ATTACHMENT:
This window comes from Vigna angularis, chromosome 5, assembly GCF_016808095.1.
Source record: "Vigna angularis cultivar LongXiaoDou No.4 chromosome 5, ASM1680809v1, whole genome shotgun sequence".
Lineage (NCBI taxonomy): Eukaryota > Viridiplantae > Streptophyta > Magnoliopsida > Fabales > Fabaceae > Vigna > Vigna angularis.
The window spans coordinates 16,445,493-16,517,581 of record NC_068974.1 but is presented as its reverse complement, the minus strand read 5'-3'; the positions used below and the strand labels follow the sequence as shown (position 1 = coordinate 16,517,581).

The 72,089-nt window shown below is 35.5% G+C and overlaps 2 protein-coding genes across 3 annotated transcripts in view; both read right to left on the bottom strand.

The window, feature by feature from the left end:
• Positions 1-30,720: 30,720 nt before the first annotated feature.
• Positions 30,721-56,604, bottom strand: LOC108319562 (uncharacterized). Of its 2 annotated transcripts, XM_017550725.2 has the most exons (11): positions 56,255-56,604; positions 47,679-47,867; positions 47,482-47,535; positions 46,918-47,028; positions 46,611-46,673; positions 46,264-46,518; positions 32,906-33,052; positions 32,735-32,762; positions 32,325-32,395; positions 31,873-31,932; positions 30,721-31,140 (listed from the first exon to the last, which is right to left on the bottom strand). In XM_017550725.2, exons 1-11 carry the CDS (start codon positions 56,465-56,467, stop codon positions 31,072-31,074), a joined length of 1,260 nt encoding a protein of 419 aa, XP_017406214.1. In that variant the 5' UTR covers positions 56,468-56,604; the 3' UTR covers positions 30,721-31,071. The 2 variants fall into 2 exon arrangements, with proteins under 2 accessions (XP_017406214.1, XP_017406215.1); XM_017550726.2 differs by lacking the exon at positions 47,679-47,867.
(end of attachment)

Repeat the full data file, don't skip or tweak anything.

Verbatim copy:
This window comes from Vigna angularis, chromosome 5, assembly GCF_016808095.1.
Source record: "Vigna angularis cultivar LongXiaoDou No.4 chromosome 5, ASM1680809v1, whole genome shotgun sequence".
Lineage (NCBI taxonomy): Eukaryota > Viridiplantae > Streptophyta > Magnoliopsida > Fabales > Fabaceae > Vigna > Vigna angularis.
The window spans coordinates 16,445,493-16,517,581 of record NC_068974.1 but is presented as its reverse complement, the minus strand read 5'-3'; the positions used below and the strand labels follow the sequence as shown (position 1 = coordinate 16,517,581).

The 72,089-nt window shown below is 35.5% G+C and overlaps 2 protein-coding genes across 3 annotated transcripts in view; both read right to left on the bottom strand.

The window, feature by feature from the left end:
• Positions 1-30,720: 30,720 nt before the first annotated feature.
• Positions 30,721-56,604, bottom strand: LOC108319562 (uncharacterized). Of its 2 annotated transcripts, XM_017550725.2 has the most exons (11): positions 56,255-56,604; positions 47,679-47,867; positions 47,482-47,535; positions 46,918-47,028; positions 46,611-46,673; positions 46,264-46,518; positions 32,906-33,052; positions 32,735-32,762; positions 32,325-32,395; positions 31,873-31,932; positions 30,721-31,140 (listed from the first exon to the last, which is right to left on the bottom strand). In XM_017550725.2, exons 1-11 carry the CDS (start codon positions 56,465-56,467, stop codon positions 31,072-31,074), a joined length of 1,260 nt encoding a protein of 419 aa, XP_017406214.1. In that variant the 5' UTR covers positions 56,468-56,604; the 3' UTR covers positions 30,721-31,071. The 2 variants fall into 2 exon arrangements, with proteins under 2 accessions (XP_017406214.1, XP_017406215.1); XM_017550726.2 differs by lacking the exon at positions 47,679-47,867.